by Justin Clemens


I’m not down on literary festivals, as some readers of my previous post seemed to think. On the contrary, I love them — although that doesn’t mean I don’t think their current excrescent phosphorescence has something suspicious about it. Love is a funny word, a complex feeling, and an intense, involved process, and I’ve never really understood why, when whatever love is is in question, anybody should stop questioning either the love or its nominal object. In fact, I’d suggest that love without self-questioning barely deserves the name of love at all. If sometimes you go too far, well, that’s too bad. It might even turn into good poetry — if not necessarily good syntax.

In any case, one of my favourite annual Australian literary festivals is imminent. This year, the Queensland Poetry Festival (QPF) is under a new double directorship, that of David Stavanger and Anne-Marie Te Whiu.[1] Sarah Gory, the outgoing director, had established a memorably surreal umbrella slogan for QPF: Spoken in One Strange Word. While retaining the ideal of an orienting phrase, Stavanger and Te Whiu have replaced Gory’s with William S. Burroughs’ prophetic (and sinister) declaration Language is a Virus.[2] This places the emphasis on questions of transmission and transmissibility (live or undead?), survival (personal and environmental?), and the future of poetry (does it have one?). Based at the Judith Wright Centre in Fortitude Valley, Brisbane, where contemporary art, theatre, music, and writing are aggregated at an architectural level, QPF typically mixes visual poetry, comedy, hip-hop, straight-up one-person readings, cinema, experimental mash-ups, computer games, prize-giving ceremonies, and much much more. This season’s eminent apparitions include Les Murray, Lionel Fogarty, Mayda del Valle, Kate Durbin, Quan, Krissy Kneen, Angela Gardner, and, yes, the politician-billionaire Clive Palmer Himself. If at any time you tire of the sparkling linguistic effervescence, you can always roll down the hill and straight into a Valley Club for a goon bag of alcopops and beer slushies.[3]

I’ve been an enthusiastic attendee at QPF for the last half-decade. One of my roles has been as a judge on the Thomas Shapcott Poetry Prize. The prize comes with a decent whack of cash, currently around AUD $3000, but probably its most desirable feature is a contract with the University of Queensland Press for the winner’s unpublished poetry manuscript. Shapcott himself is one of the judges; the poet Felicity Plunkett, also a past winner of the prize, is a judge ex-officio as UQP’s poetry editor. UQP does a pretty nice job of publication, too: the series design is elegant yet precise.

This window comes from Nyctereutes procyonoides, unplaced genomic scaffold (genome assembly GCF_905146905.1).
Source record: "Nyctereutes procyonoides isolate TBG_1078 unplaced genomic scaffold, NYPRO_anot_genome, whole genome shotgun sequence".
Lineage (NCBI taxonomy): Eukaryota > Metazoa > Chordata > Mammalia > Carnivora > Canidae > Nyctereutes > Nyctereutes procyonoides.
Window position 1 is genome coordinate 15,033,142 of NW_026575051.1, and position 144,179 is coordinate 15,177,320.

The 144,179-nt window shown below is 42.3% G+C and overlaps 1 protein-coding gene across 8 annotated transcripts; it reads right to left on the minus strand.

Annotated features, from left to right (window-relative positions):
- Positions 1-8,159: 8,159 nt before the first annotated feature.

Restricted to authors living in Queensland, the list of past winners is extremely impressive, including the aforementioned Felicity Plunkett (2008, well before, I hasten to add, she became a judge!), Jaya Savige (2004), Sarah Holland-Batt (2007), and the new QPF Co-Director David Stavanger himself (2013). A philosopher-friend who teaches at the ANU just informed me that Rachael Briggs, the 2012 winner for Free Logic — a truly strange and brilliant book — has recently been the object of a frenzied bidding war between two major US universities eager to make her a full professor of philosophy. He was surprised when I told him she was a fantastic poet, as he knew her only from her ground-breaking work on fundamental logical problems in possible-worlds theory. Cripes. As he put it, it’s only once or twice in your life that you might find yourself in the presence of such incandescent genius.

I have a bundle of anxieties regarding the very notion of a poetry prize, not least the rigours of judging itself. When that gigantic cardboard box of manuscripts turns up on the doorstep, all the old emotions stir: you can’t not feel overawed by the deranging intensity of want distilled into those bulldog-clipped bundles; you can’t not tremble with the existential angst that derives from the forced comparison of unevaluable differences. Moreover, it’s difficult to shake off the sense that there are few things inherently more preposterous than being a prize judge for poetry: it’s like putting a ring in your nose and hauling yourself off to market for slaughter. To quote L.K. Holt on the matter:

The judges can’t all be in perfect error.

All in their autumn, bureaucratic black
turning religious browns,
they are shades of right
in no order particular.[4]

It’s very nearly a joke: what’s brown and black and almost perfectly wrong all over? A poetry prize panel. Still, here I squat, near-bald, persisting in the late half-light in front of a yellowing desk, my monk’s drab habit draped over an ill-fitting dark suit, itself encasing a dissipating subhuman shadow, reading and rereading all the submissions, being slapped across my haggard spectral chops by a variety of verses, drawing up a shortlist, comparing it with the shortlists of the other judges, emailing them, arguing, rereading, yelling at the ceiling, moaning, whining, rattling my habit-suit-chains, rereading again, being caught up once more with the excitement of poetry, before the confabulation of judges finally decides after further interminable argy-bargy on a Particular Order Of Right. (POOR the acronym may be, but marrying Lady Poverty was good enough for Giovanni di Pietro di Bernardone, aka St. Francis of Assisi.) The Final Judgement made, black caps are donned, gavels are banged, and the winner’s name is dutifully intoned according to the ancient rites before the scaffold of the prize ceremony. To be honest, I’ve also developed a slightly indecent penchant for sporting a cheap (bureaucratic black) suit and standing behind Plunkett at the QPF awards night when she announces the winner. Like one of those pollie’s goons you see regularly on telly at the minister’s shoulder, I nod vigorously at everything she says. For some reason, I find the pantomime incredibly satisfying.